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French lawmakers have proposed a hijab ban in competitive sports. The impact on women could be devastating.

<i>Nada Bashir/CNN</i><br/>Paris based Les Hijabeuses are a collective of young hijab-wearing female footballers tackling what they say is exclusion of Muslim women from sports.
Nada Bashir/CNN
Paris based Les Hijabeuses are a collective of young hijab-wearing female footballers tackling what they say is exclusion of Muslim women from sports.

By Amy Woodyatt, Nada Bashir and Dalal Mawad, CNN

Mama Diakité is 23, and has been playing club football for the past 10 years. But all of that could change, she says, if a ban on wearing the hijab while playing sports proposed by the French senate becomes law.

“It almost means the end of soccer for me,” Diakité, a member of Paris based Les Hijabeuses, a collective of young hijab-wearing female footballers campaigning against the ban, and fighting what they describe as the exclusion of Muslim women from sports.

The French senate in January voted 160 to 143 to ban the wearing of the hijab and other “ostensible religious symbols” in sports competitions following a proposed amendment from Les Républicains, a right wing party who argued that headscarves can risk the safety of athletes wearing them.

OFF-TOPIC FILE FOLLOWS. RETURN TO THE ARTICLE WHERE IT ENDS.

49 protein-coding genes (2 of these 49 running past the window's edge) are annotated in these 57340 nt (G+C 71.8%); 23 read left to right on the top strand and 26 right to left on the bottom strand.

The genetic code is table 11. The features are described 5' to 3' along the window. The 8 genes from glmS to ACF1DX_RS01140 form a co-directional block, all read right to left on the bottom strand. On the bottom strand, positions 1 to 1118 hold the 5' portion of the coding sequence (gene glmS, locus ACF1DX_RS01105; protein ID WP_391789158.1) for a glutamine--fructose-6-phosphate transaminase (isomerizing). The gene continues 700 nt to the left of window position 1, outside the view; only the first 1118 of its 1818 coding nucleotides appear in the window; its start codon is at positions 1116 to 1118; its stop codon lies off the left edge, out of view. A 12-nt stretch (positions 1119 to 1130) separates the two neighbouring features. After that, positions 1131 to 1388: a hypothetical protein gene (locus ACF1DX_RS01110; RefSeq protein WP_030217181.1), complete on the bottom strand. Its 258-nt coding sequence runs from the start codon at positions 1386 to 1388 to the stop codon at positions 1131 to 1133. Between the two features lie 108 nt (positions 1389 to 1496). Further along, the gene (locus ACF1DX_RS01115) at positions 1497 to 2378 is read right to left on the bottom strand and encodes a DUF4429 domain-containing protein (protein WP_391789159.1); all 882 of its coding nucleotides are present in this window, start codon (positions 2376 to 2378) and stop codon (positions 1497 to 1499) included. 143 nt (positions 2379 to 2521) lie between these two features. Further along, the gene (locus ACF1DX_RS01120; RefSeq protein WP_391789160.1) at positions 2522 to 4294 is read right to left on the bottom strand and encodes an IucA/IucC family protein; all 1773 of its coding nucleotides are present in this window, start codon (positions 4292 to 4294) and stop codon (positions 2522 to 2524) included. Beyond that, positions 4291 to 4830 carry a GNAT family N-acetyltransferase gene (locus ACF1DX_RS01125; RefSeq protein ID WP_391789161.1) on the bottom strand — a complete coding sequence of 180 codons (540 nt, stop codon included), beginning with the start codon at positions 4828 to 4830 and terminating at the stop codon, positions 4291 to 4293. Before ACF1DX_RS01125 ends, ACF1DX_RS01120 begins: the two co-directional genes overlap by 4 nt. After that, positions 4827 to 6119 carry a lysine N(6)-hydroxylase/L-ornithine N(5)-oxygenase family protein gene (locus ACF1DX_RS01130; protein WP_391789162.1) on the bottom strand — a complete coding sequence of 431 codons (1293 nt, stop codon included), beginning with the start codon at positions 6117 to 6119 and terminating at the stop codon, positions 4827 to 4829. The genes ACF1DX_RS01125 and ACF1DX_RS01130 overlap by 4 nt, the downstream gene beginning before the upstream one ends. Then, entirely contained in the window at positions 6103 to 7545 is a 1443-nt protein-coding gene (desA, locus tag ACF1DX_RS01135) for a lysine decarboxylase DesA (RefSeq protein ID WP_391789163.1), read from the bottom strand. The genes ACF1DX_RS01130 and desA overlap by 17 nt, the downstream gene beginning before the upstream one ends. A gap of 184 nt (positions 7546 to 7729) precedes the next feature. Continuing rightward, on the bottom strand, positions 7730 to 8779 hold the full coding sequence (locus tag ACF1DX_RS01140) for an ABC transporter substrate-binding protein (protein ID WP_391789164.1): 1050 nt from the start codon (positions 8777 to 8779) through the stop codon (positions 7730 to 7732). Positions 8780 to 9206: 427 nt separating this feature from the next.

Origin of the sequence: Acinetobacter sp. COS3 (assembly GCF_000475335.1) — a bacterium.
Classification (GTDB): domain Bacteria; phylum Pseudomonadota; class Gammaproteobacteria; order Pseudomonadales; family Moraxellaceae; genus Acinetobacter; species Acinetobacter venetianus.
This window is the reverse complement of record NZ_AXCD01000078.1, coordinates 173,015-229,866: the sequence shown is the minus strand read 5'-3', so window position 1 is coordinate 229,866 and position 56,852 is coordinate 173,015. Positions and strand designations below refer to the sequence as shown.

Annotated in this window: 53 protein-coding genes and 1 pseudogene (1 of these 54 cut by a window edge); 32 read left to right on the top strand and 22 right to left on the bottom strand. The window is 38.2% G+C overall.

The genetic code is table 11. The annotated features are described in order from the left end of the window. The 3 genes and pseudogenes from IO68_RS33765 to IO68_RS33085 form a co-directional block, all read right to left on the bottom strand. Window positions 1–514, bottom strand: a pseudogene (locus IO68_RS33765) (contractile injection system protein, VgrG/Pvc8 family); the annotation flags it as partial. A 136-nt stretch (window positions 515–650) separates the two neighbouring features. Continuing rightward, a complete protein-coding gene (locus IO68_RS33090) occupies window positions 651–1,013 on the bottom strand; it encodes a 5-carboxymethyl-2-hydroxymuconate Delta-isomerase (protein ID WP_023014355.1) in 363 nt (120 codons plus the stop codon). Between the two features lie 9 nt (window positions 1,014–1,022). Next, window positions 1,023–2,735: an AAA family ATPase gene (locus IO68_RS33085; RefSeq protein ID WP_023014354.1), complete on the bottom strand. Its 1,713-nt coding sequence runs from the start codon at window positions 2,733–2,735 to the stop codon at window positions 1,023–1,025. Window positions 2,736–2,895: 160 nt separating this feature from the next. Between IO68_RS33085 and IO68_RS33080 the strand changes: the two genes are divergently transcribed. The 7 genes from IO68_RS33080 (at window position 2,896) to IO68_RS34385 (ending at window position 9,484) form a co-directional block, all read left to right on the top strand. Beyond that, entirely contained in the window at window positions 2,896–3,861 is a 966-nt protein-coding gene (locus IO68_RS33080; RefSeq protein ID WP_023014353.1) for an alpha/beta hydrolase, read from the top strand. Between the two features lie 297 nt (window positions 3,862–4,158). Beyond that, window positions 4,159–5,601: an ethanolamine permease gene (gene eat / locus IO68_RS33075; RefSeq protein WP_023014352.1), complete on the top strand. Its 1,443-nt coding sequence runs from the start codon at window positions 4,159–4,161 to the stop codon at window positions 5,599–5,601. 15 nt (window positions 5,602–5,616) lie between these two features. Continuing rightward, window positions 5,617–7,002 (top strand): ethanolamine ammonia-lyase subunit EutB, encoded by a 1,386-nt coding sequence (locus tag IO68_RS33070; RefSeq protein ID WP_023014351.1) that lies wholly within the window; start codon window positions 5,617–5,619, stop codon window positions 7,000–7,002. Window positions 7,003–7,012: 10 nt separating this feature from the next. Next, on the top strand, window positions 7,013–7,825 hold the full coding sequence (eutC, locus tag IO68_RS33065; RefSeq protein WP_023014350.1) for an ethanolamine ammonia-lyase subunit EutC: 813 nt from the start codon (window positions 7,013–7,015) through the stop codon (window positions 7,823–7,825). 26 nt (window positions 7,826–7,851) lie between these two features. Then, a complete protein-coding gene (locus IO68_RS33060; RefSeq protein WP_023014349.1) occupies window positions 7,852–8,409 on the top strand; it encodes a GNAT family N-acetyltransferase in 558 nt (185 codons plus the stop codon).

Les Républicains Senator Jaqueline Eustache-Brinio said that the French government must have the “courage” to resist what she described as the “Islamist grip” on the country — something her party believes has taken hold in both sport and education.

“We must have the courage, wherever possible to do so, to preserve the unity and cohesion of the Republic,” she told RMC, radio partner of CNN affiliate BFMTV.

An estimated five million people make up France’s Muslim population, the largest in Europe.

“Sport and school are two places that we must preserve and for which we must resist. Sport is a place where — whether you are rich or poor, black or white, atheist or believer — we can practice together and have shared time,” she said.